Supreme is a hot word on the lips of many in the NBA these days, but for some the brand has seemingly come out of nowhere. When Kelly Oubre Jr. sported a Supreme shooting sleeve made by Nike on Tuesday night, a certain subset of NBA fans on social media freaked out.
Many were perplexed by the look, or why he was asked to remove it and spoke out against the absurdity of his wardrobe change after the game. But the skateboarding company that was founded in 1994 is much bigger than a brand that’s a hot commodity these days. In fact, the ridiculous lengths people go to get Supreme gear is a peek into the high-stakes world of fashion that’s lingering just below the surface of life in the NBA.
J.R. Smith was also spotted in a Supreme shooting sleeve on Thursday night when the Cavaliers hosted Lonzo Ball and the Los Angeles Lakers. Once again, while many were focused on LeBron giving secret advice to Ball after the game, a huge portion of NBA Twitter was raving about Smith breaking out the Supreme X Nike gear in live NBA action. But why?
If you don’t know what Supreme is or why it’s such a big deal to NBA players, that’s OK. You’re probably not as out of the loop as you think you might be, you just don’t shop vintage as aggressively as some in the streetwear community including Oubre and other NBA stars. The Score took a look at what makes Supreme so popular among NBA players and dove into just how difficult it is to get Supreme gear these days.
Today, it’s become next to impossible to buy Supreme apparel at retail price. The brand releases new products every Thursday, which means lineups outside its stores in New York, Los Angeles, London, Paris, and Japan. The products are also made available online, but the most coveted items sell out in seconds.
Oubre discovered Supreme in high school, when it was easier to purchase what he wanted. Now, he visits vintage stores like Round Two and high-end online resale sites like Grailed to find the pieces he covets, even though it requires him to pay a premium.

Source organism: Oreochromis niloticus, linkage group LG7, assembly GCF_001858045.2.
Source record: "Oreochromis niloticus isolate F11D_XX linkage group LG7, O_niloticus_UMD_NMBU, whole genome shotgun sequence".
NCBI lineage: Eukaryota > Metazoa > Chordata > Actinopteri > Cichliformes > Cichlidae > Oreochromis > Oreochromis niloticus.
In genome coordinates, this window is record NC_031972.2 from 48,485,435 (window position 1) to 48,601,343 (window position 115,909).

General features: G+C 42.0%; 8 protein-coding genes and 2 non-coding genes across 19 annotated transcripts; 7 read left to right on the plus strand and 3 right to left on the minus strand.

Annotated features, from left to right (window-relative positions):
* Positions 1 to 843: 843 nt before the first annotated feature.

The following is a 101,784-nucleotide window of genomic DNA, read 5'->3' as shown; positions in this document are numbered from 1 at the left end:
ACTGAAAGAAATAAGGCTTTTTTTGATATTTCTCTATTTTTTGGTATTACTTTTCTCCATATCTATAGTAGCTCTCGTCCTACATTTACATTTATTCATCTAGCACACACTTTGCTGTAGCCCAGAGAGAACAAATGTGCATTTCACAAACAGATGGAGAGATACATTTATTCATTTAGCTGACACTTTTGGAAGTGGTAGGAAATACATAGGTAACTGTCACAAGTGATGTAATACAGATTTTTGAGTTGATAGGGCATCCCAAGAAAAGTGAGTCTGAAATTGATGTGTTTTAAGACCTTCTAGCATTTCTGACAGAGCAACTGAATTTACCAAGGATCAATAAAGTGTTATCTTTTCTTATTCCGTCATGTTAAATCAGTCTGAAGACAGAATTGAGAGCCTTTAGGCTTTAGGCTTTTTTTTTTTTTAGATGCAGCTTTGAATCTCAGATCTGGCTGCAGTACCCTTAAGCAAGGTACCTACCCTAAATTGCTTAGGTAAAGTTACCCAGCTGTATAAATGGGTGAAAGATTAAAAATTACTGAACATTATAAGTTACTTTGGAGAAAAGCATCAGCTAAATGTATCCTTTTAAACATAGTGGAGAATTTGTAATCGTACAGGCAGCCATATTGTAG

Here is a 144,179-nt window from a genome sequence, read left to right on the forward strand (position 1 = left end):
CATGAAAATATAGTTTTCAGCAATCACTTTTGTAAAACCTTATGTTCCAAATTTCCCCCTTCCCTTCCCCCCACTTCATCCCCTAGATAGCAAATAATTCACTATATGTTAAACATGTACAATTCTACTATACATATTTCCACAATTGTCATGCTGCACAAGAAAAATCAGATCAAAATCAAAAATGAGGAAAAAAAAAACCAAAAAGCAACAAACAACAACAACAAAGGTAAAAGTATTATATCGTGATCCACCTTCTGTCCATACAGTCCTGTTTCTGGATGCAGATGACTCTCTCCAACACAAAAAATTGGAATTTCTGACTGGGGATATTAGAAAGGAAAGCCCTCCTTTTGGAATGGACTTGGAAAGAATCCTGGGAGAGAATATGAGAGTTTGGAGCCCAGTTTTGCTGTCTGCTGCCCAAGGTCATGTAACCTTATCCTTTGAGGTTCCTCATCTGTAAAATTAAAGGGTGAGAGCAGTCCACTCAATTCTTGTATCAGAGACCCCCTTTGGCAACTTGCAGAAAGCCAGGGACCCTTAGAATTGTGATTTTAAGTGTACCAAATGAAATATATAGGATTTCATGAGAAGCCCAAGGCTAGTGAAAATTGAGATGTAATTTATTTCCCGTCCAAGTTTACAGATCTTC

Consider the now-sold out shooting sleeve Supreme put on sale recently. It went for $38 dollars retail and is now impossible to find. A cursory search on eBay reveals that the lowest bid for one is $40, and that’s sure to jump up by the time the auction went final.
The point is that showing up on the floor with one like Oubre and Smith did gives them huge street cred in the style community, and in a league where style on the court is just as scrutinized as it is off it, skirting the NBA’s rules for a bit of shine is a no-brainer. For Oubre, who simply concluded the sleeve was too “wavy” for the NBA to handle, getting rare Supreme gear is more of a way of life than a hobby.
“That’s hypebeast,” Oubre told The Score. “If you stand in line, you either really want the product or you’re a hypebeast. I do it for the love.”
Still, even Oubre has his limits. When Chris McCullough, a teammate, told The Score he’d pay upwards of $1500 for a Supreme t-shirt with its basic logo on it, the Wizards guard had found his breaking point.
“He’s crazy,” Oubre said. “The box logo is the wave, I love the box logo to death, but at the end of the day, I would rather pay $1,500 for a nice coat, something I can keep for a long time because T-shirts, they shrink and stuff.”
Even a hypebeast, it seems, has his limits.